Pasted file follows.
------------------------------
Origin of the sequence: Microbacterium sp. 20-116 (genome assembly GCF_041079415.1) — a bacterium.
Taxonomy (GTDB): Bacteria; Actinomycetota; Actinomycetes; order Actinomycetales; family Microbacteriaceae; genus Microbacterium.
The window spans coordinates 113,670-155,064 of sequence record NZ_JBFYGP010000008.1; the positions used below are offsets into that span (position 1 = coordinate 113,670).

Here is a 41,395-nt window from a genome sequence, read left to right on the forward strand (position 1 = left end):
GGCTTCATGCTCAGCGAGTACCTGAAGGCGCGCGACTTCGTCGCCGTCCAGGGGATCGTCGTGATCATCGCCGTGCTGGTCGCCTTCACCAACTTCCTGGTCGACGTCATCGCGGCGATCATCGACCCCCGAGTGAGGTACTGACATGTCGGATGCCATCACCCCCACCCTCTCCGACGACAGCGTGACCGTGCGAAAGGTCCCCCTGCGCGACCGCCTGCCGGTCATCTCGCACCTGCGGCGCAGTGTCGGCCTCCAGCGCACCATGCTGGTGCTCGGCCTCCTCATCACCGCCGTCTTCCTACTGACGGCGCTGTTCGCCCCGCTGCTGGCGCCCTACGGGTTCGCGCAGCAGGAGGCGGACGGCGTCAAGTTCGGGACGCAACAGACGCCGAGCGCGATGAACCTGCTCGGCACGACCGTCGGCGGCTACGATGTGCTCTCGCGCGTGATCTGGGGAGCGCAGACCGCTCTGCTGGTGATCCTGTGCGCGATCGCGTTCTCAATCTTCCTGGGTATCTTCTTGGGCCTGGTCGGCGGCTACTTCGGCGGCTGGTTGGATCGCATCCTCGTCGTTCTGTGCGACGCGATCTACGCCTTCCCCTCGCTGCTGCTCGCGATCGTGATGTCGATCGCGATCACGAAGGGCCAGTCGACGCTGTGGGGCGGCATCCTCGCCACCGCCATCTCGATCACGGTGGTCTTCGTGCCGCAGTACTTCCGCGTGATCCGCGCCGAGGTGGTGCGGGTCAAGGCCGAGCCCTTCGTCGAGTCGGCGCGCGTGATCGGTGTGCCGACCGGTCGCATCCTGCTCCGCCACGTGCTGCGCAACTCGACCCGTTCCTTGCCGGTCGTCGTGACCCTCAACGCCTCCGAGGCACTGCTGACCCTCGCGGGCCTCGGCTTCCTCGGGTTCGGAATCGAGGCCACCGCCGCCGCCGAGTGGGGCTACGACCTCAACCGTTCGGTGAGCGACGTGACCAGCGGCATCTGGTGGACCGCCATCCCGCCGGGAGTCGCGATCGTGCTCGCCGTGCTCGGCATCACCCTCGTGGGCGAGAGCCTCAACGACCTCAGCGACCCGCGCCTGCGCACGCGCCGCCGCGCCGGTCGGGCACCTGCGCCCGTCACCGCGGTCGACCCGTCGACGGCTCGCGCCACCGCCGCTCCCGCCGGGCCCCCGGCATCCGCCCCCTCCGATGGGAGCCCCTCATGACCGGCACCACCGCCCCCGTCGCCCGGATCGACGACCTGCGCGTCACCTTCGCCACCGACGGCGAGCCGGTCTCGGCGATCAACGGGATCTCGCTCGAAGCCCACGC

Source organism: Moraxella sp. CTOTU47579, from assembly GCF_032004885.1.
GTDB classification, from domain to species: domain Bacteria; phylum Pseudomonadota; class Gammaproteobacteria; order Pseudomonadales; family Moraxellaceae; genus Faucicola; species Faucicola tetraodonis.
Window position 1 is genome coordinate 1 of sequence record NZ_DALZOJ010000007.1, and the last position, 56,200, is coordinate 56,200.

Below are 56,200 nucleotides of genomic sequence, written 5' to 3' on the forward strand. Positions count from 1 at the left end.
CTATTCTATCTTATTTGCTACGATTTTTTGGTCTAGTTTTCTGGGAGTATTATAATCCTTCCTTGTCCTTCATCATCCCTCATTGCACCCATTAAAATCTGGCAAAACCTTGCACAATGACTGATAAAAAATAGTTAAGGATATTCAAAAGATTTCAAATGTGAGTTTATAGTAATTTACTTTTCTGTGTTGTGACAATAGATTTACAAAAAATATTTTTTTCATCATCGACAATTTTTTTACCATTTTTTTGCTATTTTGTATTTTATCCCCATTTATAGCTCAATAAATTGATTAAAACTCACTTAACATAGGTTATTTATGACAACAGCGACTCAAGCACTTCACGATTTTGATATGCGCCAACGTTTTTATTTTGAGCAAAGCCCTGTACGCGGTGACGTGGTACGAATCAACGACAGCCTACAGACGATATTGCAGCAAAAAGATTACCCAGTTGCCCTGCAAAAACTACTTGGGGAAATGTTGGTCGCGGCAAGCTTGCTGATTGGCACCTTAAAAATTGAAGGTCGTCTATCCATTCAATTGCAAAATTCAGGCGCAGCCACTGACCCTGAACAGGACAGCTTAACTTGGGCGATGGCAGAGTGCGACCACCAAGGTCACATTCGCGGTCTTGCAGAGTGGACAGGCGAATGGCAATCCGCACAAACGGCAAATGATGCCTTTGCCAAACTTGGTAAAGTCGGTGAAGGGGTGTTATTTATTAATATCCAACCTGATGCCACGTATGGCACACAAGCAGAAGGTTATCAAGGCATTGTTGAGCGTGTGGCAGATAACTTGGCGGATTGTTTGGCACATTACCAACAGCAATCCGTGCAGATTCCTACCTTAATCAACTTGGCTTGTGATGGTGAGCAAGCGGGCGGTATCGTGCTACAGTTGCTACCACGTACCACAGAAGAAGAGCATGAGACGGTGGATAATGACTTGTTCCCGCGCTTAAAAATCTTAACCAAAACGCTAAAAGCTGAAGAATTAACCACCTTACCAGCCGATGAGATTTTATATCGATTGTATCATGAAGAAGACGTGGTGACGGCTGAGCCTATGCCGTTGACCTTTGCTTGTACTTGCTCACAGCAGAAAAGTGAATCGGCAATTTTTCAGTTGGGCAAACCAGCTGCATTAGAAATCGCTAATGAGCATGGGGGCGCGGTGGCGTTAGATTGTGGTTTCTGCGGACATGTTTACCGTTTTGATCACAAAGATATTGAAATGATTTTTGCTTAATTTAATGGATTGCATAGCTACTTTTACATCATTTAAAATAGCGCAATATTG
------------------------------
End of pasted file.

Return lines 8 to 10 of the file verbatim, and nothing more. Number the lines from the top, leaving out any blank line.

Window position 1 is genome coordinate 1 of sequence record NZ_DALZOJ010000007.1, and the last position, 56,200, is coordinate 56,200.

Below are 56,200 nucleotides of genomic sequence, written 5' to 3' on the forward strand. Positions count from 1 at the left end.
CTATTCTATCTTATTTGCTACGATTTTTTGGTCTAGTTTTCTGGGAGTATTATAATCCTTCCTTGTCCTTCATCATCCCTCATTGCACCCATTAAAATCTGGCAAAACCTTGCACAATGACTGATAAAAAATAGTTAAGGATATTCAAAAGATTTCAAATGTGAGTTTATAGTAATTTACTTTTCTGTGTTGTGACAATAGATTTACAAAAAATATTTTTTTCATCATCGACAATTTTTTTACCATTTTTTTGCTATTTTGTATTTTATCCCCATTTATAGCTCAATAAATTGATTAAAACTCACTTAACATAGGTTATTTATGACAACAGCGACTCAAGCACTTCACGATTTTGATATGCGCCAACGTTTTTATTTTGAGCAAAGCCCTGTACGCGGTGACGTGGTACGAATCAACGACAGCCTACAGACGATATTGCAGCAAAAAGATTACCCAGTTGCCCTGCAAAAACTACTTGGGGAAATGTTGGTCGCGGCAAGCTTGCTGATTGGCACCTTAAAAATTGAAGGTCGTCTATCCATTCAATTGCAAAATTCAGGCGCAGCCACTGACCCTGAACAGGACAGCTTAACTTGGGCGATGGCAGAGTGCGACCACCAAGGTCACATTCGCGGTCTTGCAGAGTGGACAGGCGAATGGCAATCCGCACAAACGGCAAATGATGCCTTTGCCAAACTTGGTAAAGTCGGTGAAGGGGTGTTATTTATTAATATCCAACCTGATGCCACGTATGGCACACAAGCAGAAGGTTATCAAGGCATTGTTGAGCGTGTGGCAGATAACTTGGCGGATTGTTTGGCACATTACCAACAGCAATCCGTGCAGATTCCTACCTTAATCAACTTGGCTTGTGATGGTGAGCAAGCGGGCGGTATCGTGCTACAGTTGCTACCACGTACCACAGAAGAAGAGCATGAGACGGTGGATAATGACTTGTTCCCGCGCTTAAAAATCTTAACCAAAACGCTAAAAGCTGAAGAATTAACCACCTTACCAGCCGATGAGATTTTATATCGATTGTATCATGAAGAAGACGTGGTGACGGCTGAGCCTATGCCGTTGACCTTTGCTTGTACTTGCTCACAGCAGAAAAGTGAATCGGCAATTTTTCAGTTGGGCAAACCAGCTGCATTAGAAATCGCTAATGAGCATGGGGGCGCGGTGGCGTTAGATTGTGGTTTCTGCGGACATGTTTACCGTTTTGATCACAAAGATATTGAAATGATTTTTGCTTAATTTAATGGATTGCATAGCTACTTTTACATCATTTAAAATAGCGCAATATTG